PhoenixFire 2 years ago Double Integrals Find the volume of the solid $$z=(x^2 + y^2)-1$$ between the two plates z=0 and z=1 I'm not sure how to start. I've graphed the solid, but that hasn't helped me figure out what limits to use.

1. e.mccormick

The limits would be the z axis change.

2. e.mccormick

Then you rotate around y, with a floating radius of x.

3. e.mccormick

That would be one way to do it.

4. genius12

Is that z = x^2 + y^2 - 1? @PhoenixFire

5. PhoenixFire

Yeah, I don't know why they put the ( ) there. it's the same as $z=x^2+y^2-1$

6. e.mccormick

It would be a shift on the z axis. You can still reduce it to a single axis problem, which was what I was thinking of.

7. PhoenixFire

@e.mccormick I'm not quite sure how you would do that.

8. e.mccormick

Or I think you can... hehe. I have been known to be wrong!

9. PhoenixFire

@Hoa Yes! Give us some direction if you know how to do it.

10. e.mccormick

@Hoa Please do, I am checking my statement! And I may be completely off here.

11. zugzwang

lol hoa dont bring real analysis into integrals confusing!

12. PhoenixFire

@Hoa I think polar coordinates might be the way to do this.

13. zugzwang

no, i'm still studying this

14. zugzwang

im just a chess player lol :D but okay let's see...

15. zugzwang

polar coords okay?

16. zugzwang

it looks less menacing that way $\large z = r^2 - 1$

17. PhoenixFire

Maybe it is a triple integral. I thought it would be double.

18. zugzwang

guys u still there?

19. PhoenixFire

Yup, just looking through my textbook to see if maybe it is a Triple. But keep going with your solution

20. zugzwang

i dont have one. :(

21. zugzwang

maybe it does have to be in triple integrals...

22. PhoenixFire

No I actually do not have answers. It's part of my assignment. We haven't learned triple integrals yet, so maybe I'm getting ahead of myself.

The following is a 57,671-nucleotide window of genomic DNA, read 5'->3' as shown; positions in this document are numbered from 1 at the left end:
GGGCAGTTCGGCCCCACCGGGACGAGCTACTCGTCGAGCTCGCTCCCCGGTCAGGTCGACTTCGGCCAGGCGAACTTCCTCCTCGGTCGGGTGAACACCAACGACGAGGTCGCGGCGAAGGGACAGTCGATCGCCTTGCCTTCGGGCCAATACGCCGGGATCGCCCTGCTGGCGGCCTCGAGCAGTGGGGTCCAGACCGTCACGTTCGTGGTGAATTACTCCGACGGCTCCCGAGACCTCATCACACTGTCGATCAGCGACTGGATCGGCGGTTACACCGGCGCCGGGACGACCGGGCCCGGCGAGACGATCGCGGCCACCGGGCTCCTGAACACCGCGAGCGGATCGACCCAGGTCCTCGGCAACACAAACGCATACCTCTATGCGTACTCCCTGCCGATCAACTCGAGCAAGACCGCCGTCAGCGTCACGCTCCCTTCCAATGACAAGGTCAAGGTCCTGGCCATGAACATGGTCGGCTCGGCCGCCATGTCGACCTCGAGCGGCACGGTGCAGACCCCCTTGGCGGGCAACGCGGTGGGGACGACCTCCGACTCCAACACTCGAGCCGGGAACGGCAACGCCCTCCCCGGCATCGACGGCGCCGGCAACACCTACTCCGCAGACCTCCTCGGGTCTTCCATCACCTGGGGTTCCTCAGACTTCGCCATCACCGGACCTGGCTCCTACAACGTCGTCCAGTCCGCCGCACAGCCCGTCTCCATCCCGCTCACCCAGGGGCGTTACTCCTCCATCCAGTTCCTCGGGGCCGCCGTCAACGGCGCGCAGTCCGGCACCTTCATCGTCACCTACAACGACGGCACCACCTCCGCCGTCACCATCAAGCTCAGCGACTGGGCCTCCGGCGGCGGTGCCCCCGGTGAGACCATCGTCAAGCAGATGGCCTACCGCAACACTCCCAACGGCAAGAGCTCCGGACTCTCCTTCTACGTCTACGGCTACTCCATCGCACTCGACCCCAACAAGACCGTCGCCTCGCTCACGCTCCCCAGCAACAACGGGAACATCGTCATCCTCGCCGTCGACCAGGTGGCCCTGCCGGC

23. PhoenixFire

Alright guys, thanks for trying. I'm going to close this question and do some research into it. I'll come back and ask again in a few days if it's not sorted.

24. zugzwang

i have an idea

25. zugzwang

how about $\Large \int\limits_{\theta = 0}^{2\pi}\int\limits_{r=1}^{\sqrt 2}(r^2-1) \ rdrd\theta$

26. zugzwang

if r goes from 1 to square root of 2, then z would go from 0 to 1.

27. zugzwang

im sorry i didn't see besides you probably deleted it

28. zugzwang

yes we meet lol hi im Kevin Nguyen and you are...?

29. zugzwang

30. zugzwang

no i dont speak tieng viet

31. zugzwang

you gave one, i gave it again only wait for his reaction are you a high school student?

32. zugzwang

big brother/sister lol

33. zugzwang

dont know what that means

34. zugzwang

maybe I will you better not have cussed at me tho lol

35. zugzwang

No. I'm a college freshman.

36. PhoenixFire

@zugzwang That will give me the region |dw:1367636348171:dw| Right? Which isn't what we want. |dw:1367636411100:dw| This has to be a triple integral. I'll see if I understand it next week when we do triple integral.

37. zugzwang

then I gots no clue sorry :)

38. zugzwang

wait, why does it have to be straight? it's not gonna be straight, it's an elliptic paraboloid for heavens sakes

39. PhoenixFire

Can I not find the area of this and then rotate it around Z from 0 -> 2pi? |dw:1367636933452:dw|

40. zugzwang

that works too

41. zugzwang

but yeah, it's not gonna be straight

42. zugzwang

the straight (like a cone) graph would be $\large z = r$or $\large z = \sqrt{x^2+y^2}$

43. PhoenixFire

Yeah, it's definitely not going to be straight.